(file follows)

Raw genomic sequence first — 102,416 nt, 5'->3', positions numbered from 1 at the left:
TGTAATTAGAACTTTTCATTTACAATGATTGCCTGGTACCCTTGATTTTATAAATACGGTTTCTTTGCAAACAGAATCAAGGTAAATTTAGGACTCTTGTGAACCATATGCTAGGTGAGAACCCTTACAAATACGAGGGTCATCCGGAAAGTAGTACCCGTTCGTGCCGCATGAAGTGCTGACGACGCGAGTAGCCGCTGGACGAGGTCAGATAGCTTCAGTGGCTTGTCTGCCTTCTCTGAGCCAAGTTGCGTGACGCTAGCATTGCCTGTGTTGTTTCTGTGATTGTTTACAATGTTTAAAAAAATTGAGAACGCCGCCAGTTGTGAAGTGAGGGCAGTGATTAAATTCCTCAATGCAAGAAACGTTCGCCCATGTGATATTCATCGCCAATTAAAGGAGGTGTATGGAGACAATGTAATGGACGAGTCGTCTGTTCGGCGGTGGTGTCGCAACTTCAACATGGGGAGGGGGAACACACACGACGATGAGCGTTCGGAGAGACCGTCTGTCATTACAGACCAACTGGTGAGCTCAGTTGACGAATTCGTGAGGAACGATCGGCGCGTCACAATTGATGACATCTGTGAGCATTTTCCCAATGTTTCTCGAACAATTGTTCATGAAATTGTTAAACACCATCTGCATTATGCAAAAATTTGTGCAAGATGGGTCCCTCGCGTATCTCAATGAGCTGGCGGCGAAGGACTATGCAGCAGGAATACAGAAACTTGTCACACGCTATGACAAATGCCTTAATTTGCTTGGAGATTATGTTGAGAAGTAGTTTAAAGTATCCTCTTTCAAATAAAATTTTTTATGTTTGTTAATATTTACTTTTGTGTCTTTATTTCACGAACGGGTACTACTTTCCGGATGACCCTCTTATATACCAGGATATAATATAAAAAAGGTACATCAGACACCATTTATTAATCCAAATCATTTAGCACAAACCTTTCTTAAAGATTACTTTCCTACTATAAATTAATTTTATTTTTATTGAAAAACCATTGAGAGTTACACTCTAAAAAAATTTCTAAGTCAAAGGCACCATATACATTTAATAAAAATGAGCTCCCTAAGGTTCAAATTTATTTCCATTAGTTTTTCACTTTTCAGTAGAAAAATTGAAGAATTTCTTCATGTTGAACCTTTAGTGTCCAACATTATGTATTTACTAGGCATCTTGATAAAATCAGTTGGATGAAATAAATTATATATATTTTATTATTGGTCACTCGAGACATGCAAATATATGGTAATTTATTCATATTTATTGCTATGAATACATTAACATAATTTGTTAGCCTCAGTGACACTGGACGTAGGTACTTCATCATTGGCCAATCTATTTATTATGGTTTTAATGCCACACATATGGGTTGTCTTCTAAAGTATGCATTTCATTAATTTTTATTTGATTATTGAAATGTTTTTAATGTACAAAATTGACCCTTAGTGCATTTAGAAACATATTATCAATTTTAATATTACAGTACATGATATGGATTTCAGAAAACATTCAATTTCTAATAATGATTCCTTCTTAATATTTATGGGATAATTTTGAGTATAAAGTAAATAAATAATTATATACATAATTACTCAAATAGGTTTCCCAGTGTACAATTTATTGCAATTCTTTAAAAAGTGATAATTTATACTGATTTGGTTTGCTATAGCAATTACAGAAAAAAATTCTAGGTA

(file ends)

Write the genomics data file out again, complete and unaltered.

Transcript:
Raw genomic sequence first — 102,416 nt, 5'->3', positions numbered from 1 at the left:
TGTAATTAGAACTTTTCATTTACAATGATTGCCTGGTACCCTTGATTTTATAAATACGGTTTCTTTGCAAACAGAATCAAGGTAAATTTAGGACTCTTGTGAACCATATGCTAGGTGAGAACCCTTACAAATACGAGGGTCATCCGGAAAGTAGTACCCGTTCGTGCCGCATGAAGTGCTGACGACGCGAGTAGCCGCTGGACGAGGTCAGATAGCTTCAGTGGCTTGTCTGCCTTCTCTGAGCCAAGTTGCGTGACGCTAGCATTGCCTGTGTTGTTTCTGTGATTGTTTACAATGTTTAAAAAAATTGAGAACGCCGCCAGTTGTGAAGTGAGGGCAGTGATTAAATTCCTCAATGCAAGAAACGTTCGCCCATGTGATATTCATCGCCAATTAAAGGAGGTGTATGGAGACAATGTAATGGACGAGTCGTCTGTTCGGCGGTGGTGTCGCAACTTCAACATGGGGAGGGGGAACACACACGACGATGAGCGTTCGGAGAGACCGTCTGTCATTACAGACCAACTGGTGAGCTCAGTTGACGAATTCGTGAGGAACGATCGGCGCGTCACAATTGATGACATCTGTGAGCATTTTCCCAATGTTTCTCGAACAATTGTTCATGAAATTGTTAAACACCATCTGCATTATGCAAAAATTTGTGCAAGATGGGTCCCTCGCGTATCTCAATGAGCTGGCGGCGAAGGACTATGCAGCAGGAATACAGAAACTTGTCACACGCTATGACAAATGCCTTAATTTGCTTGGAGATTATGTTGAGAAGTAGTTTAAAGTATCCTCTTTCAAATAAAATTTTTTATGTTTGTTAATATTTACTTTTGTGTCTTTATTTCACGAACGGGTACTACTTTCCGGATGACCCTCTTATATACCAGGATATAATATAAAAAAGGTACATCAGACACCATTTATTAATCCAAATCATTTAGCACAAACCTTTCTTAAAGATTACTTTCCTACTATAAATTAATTTTATTTTTATTGAAAAACCATTGAGAGTTACACTCTAAAAAAATTTCTAAGTCAAAGGCACCATATACATTTAATAAAAATGAGCTCCCTAAGGTTCAAATTTATTTCCATTAGTTTTTCACTTTTCAGTAGAAAAATTGAAGAATTTCTTCATGTTGAACCTTTAGTGTCCAACATTATGTATTTACTAGGCATCTTGATAAAATCAGTTGGATGAAATAAATTATATATATTTTATTATTGGTCACTCGAGACATGCAAATATATGGTAATTTATTCATATTTATTGCTATGAATACATTAACATAATTTGTTAGCCTCAGTGACACTGGACGTAGGTACTTCATCATTGGCCAATCTATTTATTATGGTTTTAATGCCACACATATGGGTTGTCTTCTAAAGTATGCATTTCATTAATTTTTATTTGATTATTGAAATGTTTTTAATGTACAAAATTGACCCTTAGTGCATTTAGAAACATATTATCAATTTTAATATTACAGTACATGATATGGATTTCAGAAAACATTCAATTTCTAATAATGATTCCTTCTTAATATTTATGGGATAATTTTGAGTATAAAGTAAATAAATAATTATATACATAATTACTCAAATAGGTTTCCCAGTGTACAATTTATTGCAATTCTTTAAAAAGTGATAATTTATACTGATTTGGTTTGCTATAGCAATTACAGAAAAAAATTCTAGGTA